Tuesday, April 24, 2012

Invisible Sun

I had a hard time getting through this one. Invisible Sun, by David Macinnis Gill, is young adult science fiction and supposedly a stand-alone companion novel to Black Hole Sun, which I have not read. I almost hate to say this because it's terrible stereotyping, but this book is so obviously written by a guy. It's loud, meaning not subtle, and it's very pulpy. What's wrong with that? Nothing, I guess, if it's your cup of tea. Now, doesn't that phrase "cup of tea" just about say it all when it comes to the relationship between me and this book?

My husband asked me what it was about. I had a hard time telling him. There is a plot, of course, buried somewhere beneath a lot of stuff being shot and blown up. It might even have some emotional depth, if you don't get bogged down in sci-fi terminology on the way to discovering it. And, oh my goodness, is this book ever not subtle. Instead, it's full of snarky dialog that always goes one step further than necessary to explain its own humor or even just to explain what's going on. I really felt like I was being beat over the head sometimes. As a writer myself, I find this type of writing painful. Nobody likes a joke over-explained. Hearing "Get it?" is annoying. The writing style felt a little like this.

As for "stand-alone," yes, I suppose you don't need Black Hole Sun to figure out what's going on eventually, but it's all part of the same story. Invisible Sun is the sequel to Black Hole Sun, and there will be at least one more book after that. I don't get calling it a companion novel.

I'll give a shot at explaining this book's plot, however, so that you can decide for yourself (male readership) if my bias is what it is because I'm a woman.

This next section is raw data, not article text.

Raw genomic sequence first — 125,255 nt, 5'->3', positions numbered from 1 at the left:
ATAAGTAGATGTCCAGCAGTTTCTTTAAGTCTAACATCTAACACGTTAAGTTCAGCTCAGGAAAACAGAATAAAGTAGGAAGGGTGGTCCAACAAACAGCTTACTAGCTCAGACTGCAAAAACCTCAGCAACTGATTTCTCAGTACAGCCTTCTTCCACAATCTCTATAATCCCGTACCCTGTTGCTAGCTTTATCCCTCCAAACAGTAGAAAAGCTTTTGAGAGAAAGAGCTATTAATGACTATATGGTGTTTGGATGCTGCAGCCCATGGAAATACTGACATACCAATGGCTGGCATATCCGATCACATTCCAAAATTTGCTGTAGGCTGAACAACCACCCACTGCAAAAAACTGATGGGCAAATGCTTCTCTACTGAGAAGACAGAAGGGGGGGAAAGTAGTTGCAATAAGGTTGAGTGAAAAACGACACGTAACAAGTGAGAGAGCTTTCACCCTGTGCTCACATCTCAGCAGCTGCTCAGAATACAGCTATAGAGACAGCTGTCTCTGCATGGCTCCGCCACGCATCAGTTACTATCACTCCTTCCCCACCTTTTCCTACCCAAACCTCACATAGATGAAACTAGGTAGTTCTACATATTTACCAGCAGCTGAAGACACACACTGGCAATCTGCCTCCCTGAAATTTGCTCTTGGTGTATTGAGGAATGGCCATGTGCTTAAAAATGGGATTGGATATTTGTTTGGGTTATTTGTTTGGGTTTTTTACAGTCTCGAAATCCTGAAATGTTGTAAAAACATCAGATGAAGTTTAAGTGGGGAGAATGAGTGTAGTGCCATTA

Jacob Stringfellow, better known as Durango, is a gun-for-hire on a personal job with his partner/girl-he'd-love-to-date Vienne. And, by the way, he has an AI girl flash-cloned to his brain, and she's constantly talking to him. He's looking for information and getting shot at along the way. The info he wants is really just a backdrop for the plot, so much so that I can't particularly remember what it is (though I finished this book two days ago). Along the way, he meets Vienne's "family," a group of fighting monks, and his plans coincide with helping rescue farmers from a madman's chemical fire-starting spree. Meanwhile, one of the monks tells him he has a choice to make, but what that might be is not really clear to him or to the reader. Apparently, though, it's important to the politics and future of Mars (yes, the planet).

(SPOILERS) In the end, he's responsible for the death of a beloved member of the monks' family and the ruin of Vienne. There's some hocus pocus bit about finding spiritual bliss, but there's no emotional resolution. The end of this book is very open-ended, stand-alone though it is, and it's rather depressing. Durango has a hero's complex and blames himself for the mess he's made, and that about sums it up.

On average, this book has been given four stars. I can't see why. I'd give it one or two. I almost quit reading it, but then I wouldn't have felt right reviewing it for you. It's brand new, just out this month, but just because Suzanne Collins (author of The Hunger Games) put a favorable quote on the cover of it doesn't mean it's the next hottest thing.

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